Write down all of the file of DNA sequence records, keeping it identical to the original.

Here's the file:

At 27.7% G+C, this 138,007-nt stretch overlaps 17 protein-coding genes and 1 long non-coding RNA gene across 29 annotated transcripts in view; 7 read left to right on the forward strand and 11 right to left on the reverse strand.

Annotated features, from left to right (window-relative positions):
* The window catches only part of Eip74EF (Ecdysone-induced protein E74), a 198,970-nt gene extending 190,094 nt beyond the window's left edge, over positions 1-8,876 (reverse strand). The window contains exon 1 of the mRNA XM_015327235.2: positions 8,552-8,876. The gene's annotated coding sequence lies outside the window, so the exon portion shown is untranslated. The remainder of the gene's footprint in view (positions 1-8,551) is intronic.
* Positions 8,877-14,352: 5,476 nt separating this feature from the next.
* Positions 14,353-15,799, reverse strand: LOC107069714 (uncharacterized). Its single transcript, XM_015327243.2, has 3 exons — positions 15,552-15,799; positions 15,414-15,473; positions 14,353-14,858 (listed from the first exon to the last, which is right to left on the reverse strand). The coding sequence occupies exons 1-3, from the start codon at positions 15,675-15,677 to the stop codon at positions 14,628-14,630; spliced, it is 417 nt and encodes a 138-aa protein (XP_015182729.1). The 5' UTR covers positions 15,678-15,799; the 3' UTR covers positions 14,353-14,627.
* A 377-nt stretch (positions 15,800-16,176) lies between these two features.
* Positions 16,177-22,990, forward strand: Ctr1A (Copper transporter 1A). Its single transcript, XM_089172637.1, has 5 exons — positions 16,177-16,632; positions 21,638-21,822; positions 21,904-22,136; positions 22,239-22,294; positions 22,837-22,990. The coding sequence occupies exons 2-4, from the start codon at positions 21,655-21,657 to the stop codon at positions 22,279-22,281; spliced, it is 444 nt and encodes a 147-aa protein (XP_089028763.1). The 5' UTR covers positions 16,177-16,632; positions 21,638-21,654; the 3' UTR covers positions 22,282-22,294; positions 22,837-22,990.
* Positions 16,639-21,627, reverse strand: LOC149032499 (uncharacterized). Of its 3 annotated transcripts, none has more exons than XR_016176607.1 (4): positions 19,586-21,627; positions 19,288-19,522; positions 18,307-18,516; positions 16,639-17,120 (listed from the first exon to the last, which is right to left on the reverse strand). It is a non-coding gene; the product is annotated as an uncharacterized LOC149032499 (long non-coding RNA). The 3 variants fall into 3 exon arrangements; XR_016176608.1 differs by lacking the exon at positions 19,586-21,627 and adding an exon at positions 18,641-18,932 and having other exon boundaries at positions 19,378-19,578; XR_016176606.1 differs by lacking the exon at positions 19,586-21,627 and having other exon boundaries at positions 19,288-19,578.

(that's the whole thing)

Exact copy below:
At 27.7% G+C, this 138,007-nt stretch overlaps 17 protein-coding genes and 1 long non-coding RNA gene across 29 annotated transcripts in view; 7 read left to right on the forward strand and 11 right to left on the reverse strand.

Annotated features, from left to right (window-relative positions):
* The window catches only part of Eip74EF (Ecdysone-induced protein E74), a 198,970-nt gene extending 190,094 nt beyond the window's left edge, over positions 1-8,876 (reverse strand). The window contains exon 1 of the mRNA XM_015327235.2: positions 8,552-8,876. The gene's annotated coding sequence lies outside the window, so the exon portion shown is untranslated. The remainder of the gene's footprint in view (positions 1-8,551) is intronic.
* Positions 8,877-14,352: 5,476 nt separating this feature from the next.
* Positions 14,353-15,799, reverse strand: LOC107069714 (uncharacterized). Its single transcript, XM_015327243.2, has 3 exons — positions 15,552-15,799; positions 15,414-15,473; positions 14,353-14,858 (listed from the first exon to the last, which is right to left on the reverse strand). The coding sequence occupies exons 1-3, from the start codon at positions 15,675-15,677 to the stop codon at positions 14,628-14,630; spliced, it is 417 nt and encodes a 138-aa protein (XP_015182729.1). The 5' UTR covers positions 15,678-15,799; the 3' UTR covers positions 14,353-14,627.
* A 377-nt stretch (positions 15,800-16,176) lies between these two features.
* Positions 16,177-22,990, forward strand: Ctr1A (Copper transporter 1A). Its single transcript, XM_089172637.1, has 5 exons — positions 16,177-16,632; positions 21,638-21,822; positions 21,904-22,136; positions 22,239-22,294; positions 22,837-22,990. The coding sequence occupies exons 2-4, from the start codon at positions 21,655-21,657 to the stop codon at positions 22,279-22,281; spliced, it is 444 nt and encodes a 147-aa protein (XP_089028763.1). The 5' UTR covers positions 16,177-16,632; positions 21,638-21,654; the 3' UTR covers positions 22,282-22,294; positions 22,837-22,990.
* Positions 16,639-21,627, reverse strand: LOC149032499 (uncharacterized). Of its 3 annotated transcripts, none has more exons than XR_016176607.1 (4): positions 19,586-21,627; positions 19,288-19,522; positions 18,307-18,516; positions 16,639-17,120 (listed from the first exon to the last, which is right to left on the reverse strand). It is a non-coding gene; the product is annotated as an uncharacterized LOC149032499 (long non-coding RNA). The 3 variants fall into 3 exon arrangements; XR_016176608.1 differs by lacking the exon at positions 19,586-21,627 and adding an exon at positions 18,641-18,932 and having other exon boundaries at positions 19,378-19,578; XR_016176606.1 differs by lacking the exon at positions 19,586-21,627 and having other exon boundaries at positions 19,288-19,578.